Snowplow’s data shows up in a database with an SQL interface, running in your own cloud infrastructure. You can connect it with your own systems, create joins with other tables, point your existing BI teams at it and generally use it like it’s your own data, because it is.
You also get to keep the raw event data, unprocessed and ready to re-process or re-examine with tools like AWS Athena or Presto.
Adobe Analytics will provide the raw data for you to ingest into a database, and these days they even give you the header row for that table, but it’s up to you to make sense of the data, stitch together visits and the like.
Google Analytics data, with the premium product, can be pushed automatically to BigQuery, which is great. BigQuery is a very capable SQL data analysis tool, and support for it is becoming much more common than in the past, so Google probably gets a pass on this, althrough currently the latency for data to appear is 4 hours while Snowplow can deliver hourly or possibly faster. See also: Change goals with historical data.
Snowplow gives you access to all the identifiers: first-party domain cookie, third-party domain cookie, all the ingredients for fingerprinting, IDFA, IDFV, AdId and as many versions of login information as you have. You can then make up your own mind about how you stitch together user identities and sessions.
Adobe Analytics does third-party domain cookies with fallback to first-party domain cookies. Google Analytics has a feature with extremely narrow utility (basically, if you have a hosted checkout, it might be useful). See also IP addresses and user-agent strings
This is simple: you get to decide where your data lives, and the security and access policies. Adobe will charge you extra to store your data in some specific jurisdictions, but you have to trust them on the security and access policies. Google, well it’s in “the cloud”. See also: Personally Identifiable Information.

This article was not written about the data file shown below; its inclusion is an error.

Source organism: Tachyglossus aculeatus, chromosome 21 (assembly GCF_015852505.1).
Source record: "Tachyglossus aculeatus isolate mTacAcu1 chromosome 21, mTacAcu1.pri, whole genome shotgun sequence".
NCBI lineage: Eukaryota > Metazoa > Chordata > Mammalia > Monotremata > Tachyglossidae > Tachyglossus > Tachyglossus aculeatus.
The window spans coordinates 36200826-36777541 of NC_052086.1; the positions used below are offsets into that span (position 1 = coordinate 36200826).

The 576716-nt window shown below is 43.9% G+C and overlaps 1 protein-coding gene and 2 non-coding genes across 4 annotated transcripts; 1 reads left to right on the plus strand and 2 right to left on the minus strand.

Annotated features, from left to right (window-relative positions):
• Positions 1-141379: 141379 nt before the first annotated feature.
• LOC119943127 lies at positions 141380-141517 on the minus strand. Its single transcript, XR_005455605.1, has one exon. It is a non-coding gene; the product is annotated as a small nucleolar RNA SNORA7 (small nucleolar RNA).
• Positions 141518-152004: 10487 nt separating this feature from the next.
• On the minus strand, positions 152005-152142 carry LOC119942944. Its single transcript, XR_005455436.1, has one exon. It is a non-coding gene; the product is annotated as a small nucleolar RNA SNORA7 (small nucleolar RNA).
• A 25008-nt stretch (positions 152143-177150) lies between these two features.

You’ve got full control of your data, so you can recrunch the numbers any time. It might be a big, slow query, but you can do it. That means if you decide to include an or statement in your goal and funnel after you’ve created it, it’s totally doable.
The Google Analytics premium offering has a beta dynamic funnels report, but those don’t show up as conversions.
The way Google Analytics and Adobe Analytics (and Nielsen and lots of others) calculates the time spent metric is badly flawed, and have got even worse with modern traffic patterns. Snowplow is better. I’ve dealt with this in detail here.
Snowplow allows you to query external databases to automatically enrich your data as it passes through the pipeline. For example, you could look up the current exchange rate from your actual bank to record alongside a transactions’ local value.
Real-time integrations with external systems can be done through Webhooks, meaning your Snowplow pipeline can have immediate access to things like email opens, logistics state changes, incoming phone calls and the like.
No (other) and (Low-Traffic) in Snowplow reports. See also: Unsampled data and performance.
All the raw materials to be able to track users, do custom fingerprinting and analyse platforms are available. Other tools throw away these raw materials. We have customers looking at fraud patterns based on IP addresses. In the past we’ve looked for dark social traffic by finding the Facebook in-app browsers that aren’t sending through accurate Referrer headers. (Hint: look for “FBAN” in the user-agent). See also: Cross-domain tracking and user identification.